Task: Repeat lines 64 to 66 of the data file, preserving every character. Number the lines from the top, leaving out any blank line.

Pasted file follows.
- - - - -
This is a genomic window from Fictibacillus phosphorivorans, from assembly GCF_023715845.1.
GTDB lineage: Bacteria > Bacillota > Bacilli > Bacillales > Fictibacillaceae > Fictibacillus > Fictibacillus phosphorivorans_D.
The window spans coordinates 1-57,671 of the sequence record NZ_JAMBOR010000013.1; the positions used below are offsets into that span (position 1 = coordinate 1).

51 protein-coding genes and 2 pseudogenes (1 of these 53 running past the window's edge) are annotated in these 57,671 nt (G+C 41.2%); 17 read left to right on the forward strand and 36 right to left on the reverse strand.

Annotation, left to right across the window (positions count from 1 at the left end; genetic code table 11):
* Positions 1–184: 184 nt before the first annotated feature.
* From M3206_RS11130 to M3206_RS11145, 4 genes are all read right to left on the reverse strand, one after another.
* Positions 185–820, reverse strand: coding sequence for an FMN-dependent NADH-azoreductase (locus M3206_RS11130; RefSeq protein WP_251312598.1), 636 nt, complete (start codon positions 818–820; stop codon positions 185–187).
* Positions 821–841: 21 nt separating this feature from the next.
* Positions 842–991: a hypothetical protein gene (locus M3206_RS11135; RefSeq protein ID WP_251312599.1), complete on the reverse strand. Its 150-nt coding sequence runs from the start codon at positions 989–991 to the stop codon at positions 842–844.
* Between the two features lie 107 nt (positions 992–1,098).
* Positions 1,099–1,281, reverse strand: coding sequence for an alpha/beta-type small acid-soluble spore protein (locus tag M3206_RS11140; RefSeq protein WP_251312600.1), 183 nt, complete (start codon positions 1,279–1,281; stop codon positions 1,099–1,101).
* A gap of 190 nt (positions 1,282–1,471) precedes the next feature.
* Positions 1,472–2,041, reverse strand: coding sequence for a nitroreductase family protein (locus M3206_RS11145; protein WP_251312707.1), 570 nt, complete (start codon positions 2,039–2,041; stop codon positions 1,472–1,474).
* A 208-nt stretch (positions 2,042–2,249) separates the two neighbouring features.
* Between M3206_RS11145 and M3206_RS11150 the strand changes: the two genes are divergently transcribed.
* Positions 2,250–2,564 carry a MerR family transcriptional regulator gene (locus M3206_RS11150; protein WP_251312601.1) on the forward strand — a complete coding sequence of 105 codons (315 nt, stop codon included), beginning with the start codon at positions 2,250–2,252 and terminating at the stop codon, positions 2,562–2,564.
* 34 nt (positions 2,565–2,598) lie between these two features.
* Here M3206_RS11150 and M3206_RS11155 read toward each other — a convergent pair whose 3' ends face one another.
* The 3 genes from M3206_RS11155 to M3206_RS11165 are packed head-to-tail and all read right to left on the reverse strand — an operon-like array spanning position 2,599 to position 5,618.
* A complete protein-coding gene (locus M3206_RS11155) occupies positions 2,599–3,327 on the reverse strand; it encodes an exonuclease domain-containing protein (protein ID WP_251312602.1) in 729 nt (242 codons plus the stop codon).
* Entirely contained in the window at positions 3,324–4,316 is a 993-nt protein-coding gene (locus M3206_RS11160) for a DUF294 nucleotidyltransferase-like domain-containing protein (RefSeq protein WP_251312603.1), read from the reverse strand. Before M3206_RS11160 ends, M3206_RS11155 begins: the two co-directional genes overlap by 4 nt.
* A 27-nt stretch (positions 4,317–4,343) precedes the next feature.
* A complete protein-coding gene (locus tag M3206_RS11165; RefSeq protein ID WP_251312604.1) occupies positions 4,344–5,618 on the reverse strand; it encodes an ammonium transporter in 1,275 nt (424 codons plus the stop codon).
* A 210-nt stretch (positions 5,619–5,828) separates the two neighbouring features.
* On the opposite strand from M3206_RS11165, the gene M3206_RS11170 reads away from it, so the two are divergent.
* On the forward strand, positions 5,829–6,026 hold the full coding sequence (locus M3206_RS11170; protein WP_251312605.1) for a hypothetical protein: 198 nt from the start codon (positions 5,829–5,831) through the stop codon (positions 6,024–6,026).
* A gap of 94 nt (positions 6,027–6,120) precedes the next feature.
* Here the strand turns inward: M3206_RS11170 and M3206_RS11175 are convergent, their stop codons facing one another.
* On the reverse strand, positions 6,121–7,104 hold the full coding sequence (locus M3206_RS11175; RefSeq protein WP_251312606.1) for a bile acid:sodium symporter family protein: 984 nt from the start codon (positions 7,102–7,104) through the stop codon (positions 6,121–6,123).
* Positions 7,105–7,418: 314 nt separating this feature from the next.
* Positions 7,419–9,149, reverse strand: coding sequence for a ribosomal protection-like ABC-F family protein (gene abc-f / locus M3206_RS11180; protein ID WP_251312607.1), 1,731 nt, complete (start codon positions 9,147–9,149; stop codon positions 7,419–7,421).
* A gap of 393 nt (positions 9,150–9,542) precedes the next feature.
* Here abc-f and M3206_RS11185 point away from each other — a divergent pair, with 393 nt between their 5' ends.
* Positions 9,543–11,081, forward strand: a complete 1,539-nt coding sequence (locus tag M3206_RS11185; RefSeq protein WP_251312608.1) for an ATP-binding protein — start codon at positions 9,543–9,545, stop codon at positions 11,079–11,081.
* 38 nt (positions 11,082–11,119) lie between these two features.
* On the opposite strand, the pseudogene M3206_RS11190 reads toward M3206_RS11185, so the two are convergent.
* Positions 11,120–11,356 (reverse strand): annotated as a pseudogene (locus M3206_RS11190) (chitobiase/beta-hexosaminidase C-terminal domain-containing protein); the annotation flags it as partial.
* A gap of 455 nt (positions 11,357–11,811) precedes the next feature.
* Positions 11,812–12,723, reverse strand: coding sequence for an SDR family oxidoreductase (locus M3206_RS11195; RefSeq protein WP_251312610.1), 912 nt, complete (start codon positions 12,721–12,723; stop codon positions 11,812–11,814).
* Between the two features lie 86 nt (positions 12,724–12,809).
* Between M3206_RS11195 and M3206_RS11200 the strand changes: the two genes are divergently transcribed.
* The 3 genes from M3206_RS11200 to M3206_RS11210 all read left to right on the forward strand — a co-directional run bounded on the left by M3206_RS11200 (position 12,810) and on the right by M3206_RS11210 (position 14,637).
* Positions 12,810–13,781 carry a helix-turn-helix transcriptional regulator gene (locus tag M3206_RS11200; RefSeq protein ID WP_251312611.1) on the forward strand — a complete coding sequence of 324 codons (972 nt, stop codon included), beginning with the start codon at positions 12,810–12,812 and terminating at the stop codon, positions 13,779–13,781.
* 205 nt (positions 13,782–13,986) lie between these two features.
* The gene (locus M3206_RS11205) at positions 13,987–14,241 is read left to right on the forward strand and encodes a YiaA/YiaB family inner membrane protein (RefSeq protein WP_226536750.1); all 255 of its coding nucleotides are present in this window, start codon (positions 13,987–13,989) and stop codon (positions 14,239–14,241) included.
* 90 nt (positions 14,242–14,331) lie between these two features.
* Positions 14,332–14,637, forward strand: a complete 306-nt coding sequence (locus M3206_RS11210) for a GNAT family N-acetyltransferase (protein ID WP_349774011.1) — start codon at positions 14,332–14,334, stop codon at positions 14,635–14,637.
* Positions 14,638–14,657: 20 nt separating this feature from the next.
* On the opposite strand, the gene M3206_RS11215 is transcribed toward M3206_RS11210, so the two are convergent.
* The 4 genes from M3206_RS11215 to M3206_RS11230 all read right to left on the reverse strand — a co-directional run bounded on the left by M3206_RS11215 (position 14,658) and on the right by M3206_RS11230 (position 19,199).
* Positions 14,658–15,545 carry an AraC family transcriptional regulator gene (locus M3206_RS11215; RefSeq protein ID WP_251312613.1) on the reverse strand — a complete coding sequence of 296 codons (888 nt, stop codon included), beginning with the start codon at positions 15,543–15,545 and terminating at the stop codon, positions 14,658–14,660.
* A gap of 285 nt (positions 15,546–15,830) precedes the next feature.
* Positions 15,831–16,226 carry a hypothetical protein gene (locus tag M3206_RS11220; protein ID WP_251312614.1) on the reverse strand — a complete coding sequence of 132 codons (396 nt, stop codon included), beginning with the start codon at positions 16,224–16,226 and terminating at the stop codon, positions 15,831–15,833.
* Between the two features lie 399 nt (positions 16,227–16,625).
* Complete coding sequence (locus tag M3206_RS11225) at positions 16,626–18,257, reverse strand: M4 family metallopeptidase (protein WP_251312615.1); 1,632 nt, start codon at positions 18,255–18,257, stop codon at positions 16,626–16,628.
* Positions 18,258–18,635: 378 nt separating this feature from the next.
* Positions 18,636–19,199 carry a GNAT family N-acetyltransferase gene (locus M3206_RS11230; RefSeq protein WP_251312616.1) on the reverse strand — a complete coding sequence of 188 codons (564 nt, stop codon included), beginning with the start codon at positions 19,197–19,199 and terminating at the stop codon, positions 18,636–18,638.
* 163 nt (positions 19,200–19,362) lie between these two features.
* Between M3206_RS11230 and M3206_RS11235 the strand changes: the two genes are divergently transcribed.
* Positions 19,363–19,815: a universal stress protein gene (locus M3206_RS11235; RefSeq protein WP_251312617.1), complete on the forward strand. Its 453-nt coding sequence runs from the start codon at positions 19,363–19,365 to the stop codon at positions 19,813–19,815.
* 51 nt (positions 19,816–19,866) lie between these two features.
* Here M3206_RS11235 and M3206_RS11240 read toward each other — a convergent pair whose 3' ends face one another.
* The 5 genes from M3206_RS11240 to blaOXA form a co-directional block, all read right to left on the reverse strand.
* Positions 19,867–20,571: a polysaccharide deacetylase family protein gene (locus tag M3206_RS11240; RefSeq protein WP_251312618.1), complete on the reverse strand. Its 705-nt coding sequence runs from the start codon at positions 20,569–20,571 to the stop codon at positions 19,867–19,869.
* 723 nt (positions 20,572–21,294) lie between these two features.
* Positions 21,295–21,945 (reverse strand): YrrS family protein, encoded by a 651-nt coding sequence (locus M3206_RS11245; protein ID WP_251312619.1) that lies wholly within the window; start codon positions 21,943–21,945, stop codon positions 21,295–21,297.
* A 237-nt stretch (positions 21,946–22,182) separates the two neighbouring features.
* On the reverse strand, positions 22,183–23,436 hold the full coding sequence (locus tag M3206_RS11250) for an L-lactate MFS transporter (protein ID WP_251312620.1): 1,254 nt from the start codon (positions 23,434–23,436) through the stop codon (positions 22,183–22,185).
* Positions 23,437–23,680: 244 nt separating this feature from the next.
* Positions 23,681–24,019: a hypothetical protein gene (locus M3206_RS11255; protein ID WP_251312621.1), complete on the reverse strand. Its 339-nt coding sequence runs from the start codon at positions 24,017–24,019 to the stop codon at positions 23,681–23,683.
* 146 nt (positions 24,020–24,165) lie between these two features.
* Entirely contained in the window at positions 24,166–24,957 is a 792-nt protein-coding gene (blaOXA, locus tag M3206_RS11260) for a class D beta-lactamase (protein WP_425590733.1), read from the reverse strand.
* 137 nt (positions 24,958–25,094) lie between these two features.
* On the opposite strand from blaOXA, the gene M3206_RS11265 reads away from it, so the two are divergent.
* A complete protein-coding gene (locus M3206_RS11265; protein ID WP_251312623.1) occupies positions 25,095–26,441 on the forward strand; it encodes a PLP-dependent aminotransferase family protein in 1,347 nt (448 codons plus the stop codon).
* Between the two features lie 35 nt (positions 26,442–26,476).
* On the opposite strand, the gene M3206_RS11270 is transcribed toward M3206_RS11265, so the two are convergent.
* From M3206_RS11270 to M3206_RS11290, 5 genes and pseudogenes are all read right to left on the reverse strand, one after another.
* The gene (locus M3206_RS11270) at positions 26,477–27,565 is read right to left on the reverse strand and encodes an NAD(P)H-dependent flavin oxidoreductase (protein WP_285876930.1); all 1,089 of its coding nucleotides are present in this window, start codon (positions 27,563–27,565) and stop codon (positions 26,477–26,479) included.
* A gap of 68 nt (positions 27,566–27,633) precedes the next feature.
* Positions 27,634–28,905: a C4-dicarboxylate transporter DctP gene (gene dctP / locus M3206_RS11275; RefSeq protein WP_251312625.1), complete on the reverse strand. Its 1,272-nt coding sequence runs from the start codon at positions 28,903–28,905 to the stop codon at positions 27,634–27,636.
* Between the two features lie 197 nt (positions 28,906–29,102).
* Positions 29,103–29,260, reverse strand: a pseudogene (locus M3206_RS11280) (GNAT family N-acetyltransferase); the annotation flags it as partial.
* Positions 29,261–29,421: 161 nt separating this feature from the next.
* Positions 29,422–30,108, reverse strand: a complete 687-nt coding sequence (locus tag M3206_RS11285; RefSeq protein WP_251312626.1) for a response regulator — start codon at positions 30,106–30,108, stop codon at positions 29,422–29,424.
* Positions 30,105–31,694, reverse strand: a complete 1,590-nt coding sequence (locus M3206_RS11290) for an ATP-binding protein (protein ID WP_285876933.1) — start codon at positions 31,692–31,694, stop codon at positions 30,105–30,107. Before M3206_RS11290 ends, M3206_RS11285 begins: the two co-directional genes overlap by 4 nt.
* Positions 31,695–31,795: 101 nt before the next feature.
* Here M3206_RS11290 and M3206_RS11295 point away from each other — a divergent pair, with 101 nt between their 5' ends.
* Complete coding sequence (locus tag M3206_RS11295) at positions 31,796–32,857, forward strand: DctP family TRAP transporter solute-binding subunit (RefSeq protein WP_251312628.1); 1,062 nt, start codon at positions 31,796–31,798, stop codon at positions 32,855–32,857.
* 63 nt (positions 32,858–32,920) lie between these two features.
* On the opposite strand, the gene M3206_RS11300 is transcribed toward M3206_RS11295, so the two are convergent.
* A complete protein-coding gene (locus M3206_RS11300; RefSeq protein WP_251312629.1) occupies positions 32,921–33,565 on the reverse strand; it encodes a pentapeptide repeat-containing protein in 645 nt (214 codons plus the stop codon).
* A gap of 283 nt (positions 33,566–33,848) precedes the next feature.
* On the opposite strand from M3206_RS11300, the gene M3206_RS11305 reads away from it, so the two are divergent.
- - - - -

* The 5 genes from M3206_RS11240 to blaOXA form a co-directional block, all read right to left on the reverse strand.
* Positions 19,867–20,571: a polysaccharide deacetylase family protein gene (locus tag M3206_RS11240; RefSeq protein WP_251312618.1), complete on the reverse strand. Its 705-nt coding sequence runs from the start codon at positions 20,569–20,571 to the stop codon at positions 19,867–19,869.
* 723 nt (positions 20,572–21,294) lie between these two features.